The survey also asked about parents’ religion. Almost 15 percent of the students’ fathers have no religious preference (at least according to their children), compared to 10 percent of mothers. The generational lag tells an interesting story. Fathers now are at the level of nonpreference displayed by male students in 1998; mothers are at the level of female students in 1997.
In 1988, when these students were born, the average maternal age in the United States was a little over twenty-five. So we would expect the generation lag to be twenty-five years for mothers and a few years more for fathers. But the actual lags are only eighteen to nineteen years, which suggests either that some parents came to atheism after entering college or that their children underestimated their devoutness. Both may be true, but the hypocrisy gap supports the second explanation, assuming that children based their response on what parents do rather than what they say.
College students are hardly a random sample of the population. People with more education are less likely to believe in heaven, the devil, miracles, and the literal truth of the Christian Bible. However, contrary to many people’s expectations, educated people are more likely to attend services. So, we expect the students in this sample to be less believing than the general population but also more observant.
There is reason to think that the rate of secularization in the general population is faster than what we see in this sample. Over the lifetime of the CIRP survey, college education has democratized; the percentage of high-school graduates who enter college immediately after graduation has increased from roughly 50 percent in 1970 to 65 percent in 2003. Over this time, CIRP has included more poor students, more racial minorities, and more students from families with less education. These groups tend to be more religious than the general population, so we expect their participation to increase the religiosity in the sample. Thus, the observed decrease probably underestimates the trend in the general population.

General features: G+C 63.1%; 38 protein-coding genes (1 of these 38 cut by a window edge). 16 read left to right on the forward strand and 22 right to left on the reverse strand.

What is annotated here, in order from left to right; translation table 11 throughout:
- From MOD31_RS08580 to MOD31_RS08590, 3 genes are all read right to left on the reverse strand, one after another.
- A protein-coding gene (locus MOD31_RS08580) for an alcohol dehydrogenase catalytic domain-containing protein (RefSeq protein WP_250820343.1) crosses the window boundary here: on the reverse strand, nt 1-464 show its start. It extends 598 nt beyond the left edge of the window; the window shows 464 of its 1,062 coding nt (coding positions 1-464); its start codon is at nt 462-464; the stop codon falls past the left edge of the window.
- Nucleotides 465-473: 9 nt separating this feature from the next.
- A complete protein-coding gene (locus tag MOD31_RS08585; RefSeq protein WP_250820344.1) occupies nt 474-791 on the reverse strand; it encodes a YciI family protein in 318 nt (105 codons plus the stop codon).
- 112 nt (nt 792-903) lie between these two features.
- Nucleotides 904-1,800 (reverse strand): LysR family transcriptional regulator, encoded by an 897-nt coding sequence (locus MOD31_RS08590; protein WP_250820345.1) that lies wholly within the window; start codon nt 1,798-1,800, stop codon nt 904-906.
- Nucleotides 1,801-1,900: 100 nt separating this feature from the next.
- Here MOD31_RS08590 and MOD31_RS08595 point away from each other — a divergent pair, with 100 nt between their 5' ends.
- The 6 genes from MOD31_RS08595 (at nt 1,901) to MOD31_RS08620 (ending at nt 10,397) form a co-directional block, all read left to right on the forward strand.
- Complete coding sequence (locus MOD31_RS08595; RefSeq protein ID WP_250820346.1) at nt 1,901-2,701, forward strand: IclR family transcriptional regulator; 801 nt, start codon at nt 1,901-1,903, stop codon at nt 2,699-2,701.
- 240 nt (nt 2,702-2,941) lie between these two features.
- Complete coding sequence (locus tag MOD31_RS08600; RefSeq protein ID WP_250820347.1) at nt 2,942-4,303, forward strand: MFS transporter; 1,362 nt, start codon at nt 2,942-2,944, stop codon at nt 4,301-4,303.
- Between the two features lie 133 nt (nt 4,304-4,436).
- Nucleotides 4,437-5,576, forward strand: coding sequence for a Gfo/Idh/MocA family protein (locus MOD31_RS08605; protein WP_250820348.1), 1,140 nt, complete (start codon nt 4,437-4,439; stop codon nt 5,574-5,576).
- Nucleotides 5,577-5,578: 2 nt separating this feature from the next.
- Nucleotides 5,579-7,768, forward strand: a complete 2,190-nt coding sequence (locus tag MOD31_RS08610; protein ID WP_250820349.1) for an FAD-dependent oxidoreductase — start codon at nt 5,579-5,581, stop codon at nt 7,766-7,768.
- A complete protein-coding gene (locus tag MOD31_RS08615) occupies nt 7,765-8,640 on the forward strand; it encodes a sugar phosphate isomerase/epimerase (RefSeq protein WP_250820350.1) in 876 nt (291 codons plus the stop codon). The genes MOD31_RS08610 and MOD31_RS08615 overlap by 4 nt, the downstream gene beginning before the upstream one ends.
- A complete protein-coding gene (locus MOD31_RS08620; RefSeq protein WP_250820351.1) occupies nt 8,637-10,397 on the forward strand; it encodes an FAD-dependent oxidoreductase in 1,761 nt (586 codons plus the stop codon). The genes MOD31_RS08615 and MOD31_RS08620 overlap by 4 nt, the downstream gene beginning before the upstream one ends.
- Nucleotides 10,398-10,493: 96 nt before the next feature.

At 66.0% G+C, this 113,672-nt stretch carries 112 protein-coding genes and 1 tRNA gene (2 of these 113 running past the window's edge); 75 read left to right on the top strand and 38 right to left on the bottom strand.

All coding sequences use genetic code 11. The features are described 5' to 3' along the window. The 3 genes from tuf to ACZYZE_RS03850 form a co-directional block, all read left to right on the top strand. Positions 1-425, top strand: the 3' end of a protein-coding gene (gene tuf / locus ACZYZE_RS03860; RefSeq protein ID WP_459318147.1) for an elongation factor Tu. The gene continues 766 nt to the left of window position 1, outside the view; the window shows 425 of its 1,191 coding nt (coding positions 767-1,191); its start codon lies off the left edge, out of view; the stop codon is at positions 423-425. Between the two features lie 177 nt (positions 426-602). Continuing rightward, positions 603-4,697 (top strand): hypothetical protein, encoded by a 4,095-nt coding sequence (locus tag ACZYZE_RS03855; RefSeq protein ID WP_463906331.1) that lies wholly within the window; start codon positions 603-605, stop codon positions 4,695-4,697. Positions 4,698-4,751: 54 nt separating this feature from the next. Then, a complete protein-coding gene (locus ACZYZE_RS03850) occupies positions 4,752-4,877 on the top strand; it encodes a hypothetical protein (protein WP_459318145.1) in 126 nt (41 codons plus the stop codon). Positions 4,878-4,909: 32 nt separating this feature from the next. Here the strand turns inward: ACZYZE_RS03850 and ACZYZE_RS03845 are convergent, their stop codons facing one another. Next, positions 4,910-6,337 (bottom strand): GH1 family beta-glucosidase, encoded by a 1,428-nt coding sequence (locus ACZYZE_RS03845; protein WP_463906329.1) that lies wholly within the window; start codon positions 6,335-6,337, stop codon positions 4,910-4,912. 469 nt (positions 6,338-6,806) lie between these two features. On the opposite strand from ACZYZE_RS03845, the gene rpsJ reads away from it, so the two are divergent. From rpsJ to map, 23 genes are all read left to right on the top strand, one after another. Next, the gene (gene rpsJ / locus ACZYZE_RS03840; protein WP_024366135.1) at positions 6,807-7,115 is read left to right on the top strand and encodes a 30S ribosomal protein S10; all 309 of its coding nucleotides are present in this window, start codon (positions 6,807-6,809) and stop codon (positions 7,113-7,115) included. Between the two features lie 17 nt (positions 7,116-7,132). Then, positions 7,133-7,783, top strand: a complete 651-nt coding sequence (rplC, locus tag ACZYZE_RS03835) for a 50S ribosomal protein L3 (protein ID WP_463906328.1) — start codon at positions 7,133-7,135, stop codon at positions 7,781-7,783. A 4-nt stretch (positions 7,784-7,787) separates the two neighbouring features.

The theory of secularization—that there is a global, long-term trend away from religion—is controversial. Early sociologists, notably Max Weber, hypothesized that secularization is a predictable effect of rationalization—the increasing tendency for social actions to be based on reason rather than emotion or tradition.
In the 1950s and 1960s, many sociologists of religion defended strong theories of secularization, but, since then, several of them—including Peter Berger and Harvey Cox—have reversed their positions, arguing that religion is resurging in some areas, including the United States.
The data presented here speak directly to this debate. The CIRP survey has posed almost the same questions to a large sample of a consistently defined group for almost forty years, and the results show a clear and consistent trend away from both identification with religious sects and participation in religious services. These data make a strong case for secularization in the United States that has, if anything, accelerated in the last decade. (See also Tom Flynn’s “Secularization Resurrected,” on page 15 of this issue.)